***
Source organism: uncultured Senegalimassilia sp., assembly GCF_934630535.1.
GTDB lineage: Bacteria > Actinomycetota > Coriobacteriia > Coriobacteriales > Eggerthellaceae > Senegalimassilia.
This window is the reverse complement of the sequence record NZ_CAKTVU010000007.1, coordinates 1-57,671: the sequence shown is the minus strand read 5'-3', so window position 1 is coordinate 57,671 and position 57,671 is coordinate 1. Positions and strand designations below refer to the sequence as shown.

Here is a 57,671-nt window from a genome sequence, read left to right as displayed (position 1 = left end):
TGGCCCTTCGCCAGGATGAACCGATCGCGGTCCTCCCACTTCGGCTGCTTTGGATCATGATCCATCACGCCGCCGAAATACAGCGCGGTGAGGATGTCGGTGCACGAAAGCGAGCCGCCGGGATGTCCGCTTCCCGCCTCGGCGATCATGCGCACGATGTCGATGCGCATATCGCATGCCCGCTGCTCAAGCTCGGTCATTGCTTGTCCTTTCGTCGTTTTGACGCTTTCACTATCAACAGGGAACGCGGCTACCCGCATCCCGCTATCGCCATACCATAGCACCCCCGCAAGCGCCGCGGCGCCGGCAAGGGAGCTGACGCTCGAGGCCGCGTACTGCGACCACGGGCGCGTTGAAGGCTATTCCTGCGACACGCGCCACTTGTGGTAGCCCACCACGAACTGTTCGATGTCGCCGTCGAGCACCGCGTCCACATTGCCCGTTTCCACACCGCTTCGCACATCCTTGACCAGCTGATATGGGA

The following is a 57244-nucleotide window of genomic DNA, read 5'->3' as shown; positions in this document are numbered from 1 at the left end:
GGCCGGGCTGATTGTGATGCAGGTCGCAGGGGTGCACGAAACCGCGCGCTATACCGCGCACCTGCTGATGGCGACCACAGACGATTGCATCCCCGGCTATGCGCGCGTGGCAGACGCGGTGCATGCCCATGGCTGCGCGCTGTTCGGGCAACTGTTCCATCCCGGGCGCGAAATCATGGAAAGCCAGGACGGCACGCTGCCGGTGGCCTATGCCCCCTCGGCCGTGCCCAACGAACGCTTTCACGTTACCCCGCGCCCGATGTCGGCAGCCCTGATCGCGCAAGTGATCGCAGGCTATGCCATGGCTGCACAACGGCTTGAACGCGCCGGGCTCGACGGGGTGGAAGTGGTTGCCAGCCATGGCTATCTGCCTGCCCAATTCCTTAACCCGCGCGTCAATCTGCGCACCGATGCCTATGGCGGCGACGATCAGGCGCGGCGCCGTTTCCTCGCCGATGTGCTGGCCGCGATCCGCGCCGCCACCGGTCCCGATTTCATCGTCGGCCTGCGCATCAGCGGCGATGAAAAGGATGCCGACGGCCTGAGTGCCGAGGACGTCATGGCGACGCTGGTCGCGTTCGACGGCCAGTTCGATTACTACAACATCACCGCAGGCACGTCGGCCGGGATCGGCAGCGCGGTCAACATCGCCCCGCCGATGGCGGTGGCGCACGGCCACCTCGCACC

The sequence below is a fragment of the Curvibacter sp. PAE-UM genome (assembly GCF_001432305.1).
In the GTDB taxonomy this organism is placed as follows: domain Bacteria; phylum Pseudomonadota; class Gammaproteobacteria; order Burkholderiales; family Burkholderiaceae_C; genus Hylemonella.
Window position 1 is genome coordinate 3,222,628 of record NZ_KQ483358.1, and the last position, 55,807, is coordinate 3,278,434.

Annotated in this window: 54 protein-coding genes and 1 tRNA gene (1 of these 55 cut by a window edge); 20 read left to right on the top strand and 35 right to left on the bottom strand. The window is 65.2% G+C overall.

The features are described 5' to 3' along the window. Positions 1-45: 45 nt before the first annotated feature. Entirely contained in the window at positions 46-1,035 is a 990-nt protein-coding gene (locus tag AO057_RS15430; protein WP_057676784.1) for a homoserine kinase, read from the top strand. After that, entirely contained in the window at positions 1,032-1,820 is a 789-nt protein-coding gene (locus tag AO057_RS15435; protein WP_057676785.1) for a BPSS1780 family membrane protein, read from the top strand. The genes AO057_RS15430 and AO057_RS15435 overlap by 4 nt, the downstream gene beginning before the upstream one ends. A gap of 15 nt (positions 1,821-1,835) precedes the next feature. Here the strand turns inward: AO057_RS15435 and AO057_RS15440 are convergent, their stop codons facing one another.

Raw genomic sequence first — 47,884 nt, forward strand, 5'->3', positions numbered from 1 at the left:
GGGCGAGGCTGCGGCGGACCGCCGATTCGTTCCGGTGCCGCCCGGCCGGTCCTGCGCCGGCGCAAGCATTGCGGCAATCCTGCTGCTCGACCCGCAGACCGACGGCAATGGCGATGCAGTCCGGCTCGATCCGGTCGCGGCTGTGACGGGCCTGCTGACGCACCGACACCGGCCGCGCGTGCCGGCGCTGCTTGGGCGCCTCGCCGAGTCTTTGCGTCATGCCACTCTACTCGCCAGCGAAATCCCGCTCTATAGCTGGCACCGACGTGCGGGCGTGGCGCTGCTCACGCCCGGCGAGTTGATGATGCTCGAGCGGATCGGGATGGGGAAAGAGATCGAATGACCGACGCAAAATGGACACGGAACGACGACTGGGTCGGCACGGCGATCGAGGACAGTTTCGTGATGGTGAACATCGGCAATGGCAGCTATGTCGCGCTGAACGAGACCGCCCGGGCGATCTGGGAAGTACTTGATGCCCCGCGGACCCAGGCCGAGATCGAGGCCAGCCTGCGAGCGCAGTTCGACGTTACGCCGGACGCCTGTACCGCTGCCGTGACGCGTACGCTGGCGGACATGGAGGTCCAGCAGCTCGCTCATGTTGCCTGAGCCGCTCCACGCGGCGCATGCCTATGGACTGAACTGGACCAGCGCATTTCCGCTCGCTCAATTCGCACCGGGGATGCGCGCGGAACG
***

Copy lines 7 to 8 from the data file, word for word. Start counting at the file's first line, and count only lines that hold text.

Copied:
GGCCGGGCTGATTGTGATGCAGGTCGCAGGGGTGCACGAAACCGCGCGCTATACCGCGCACCTGCTGATGGCGACCACAGACGATTGCATCCCCGGCTATGCGCGCGTGGCAGACGCGGTGCATGCCCATGGCTGCGCGCTGTTCGGGCAACTGTTCCATCCCGGGCGCGAAATCATGGAAAGCCAGGACGGCACGCTGCCGGTGGCCTATGCCCCCTCGGCCGTGCCCAACGAACGCTTTCACGTTACCCCGCGCCCGATGTCGGCAGCCCTGATCGCGCAAGTGATCGCAGGCTATGCCATGGCTGCACAACGGCTTGAACGCGCCGGGCTCGACGGGGTGGAAGTGGTTGCCAGCCATGGCTATCTGCCTGCCCAATTCCTTAACCCGCGCGTCAATCTGCGCACCGATGCCTATGGCGGCGACGATCAGGCGCGGCGCCGTTTCCTCGCCGATGTGCTGGCCGCGATCCGCGCCGCCACCGGTCCCGATTTCATCGTCGGCCTGCGCATCAGCGGCGATGAAAAGGATGCCGACGGCCTGAGTGCCGAGGACGTCATGGCGACGCTGGTCGCGTTCGACGGCCAGTTCGATTACTACAACATCACCGCAGGCACGTCGGCCGGGATCGGCAGCGCGGTCAACATCGCCCCGCCGATGGCGGTGGCGCACGGCCACCTCGCACC

The sequence below is a fragment of the Curvibacter sp. PAE-UM genome (assembly GCF_001432305.1).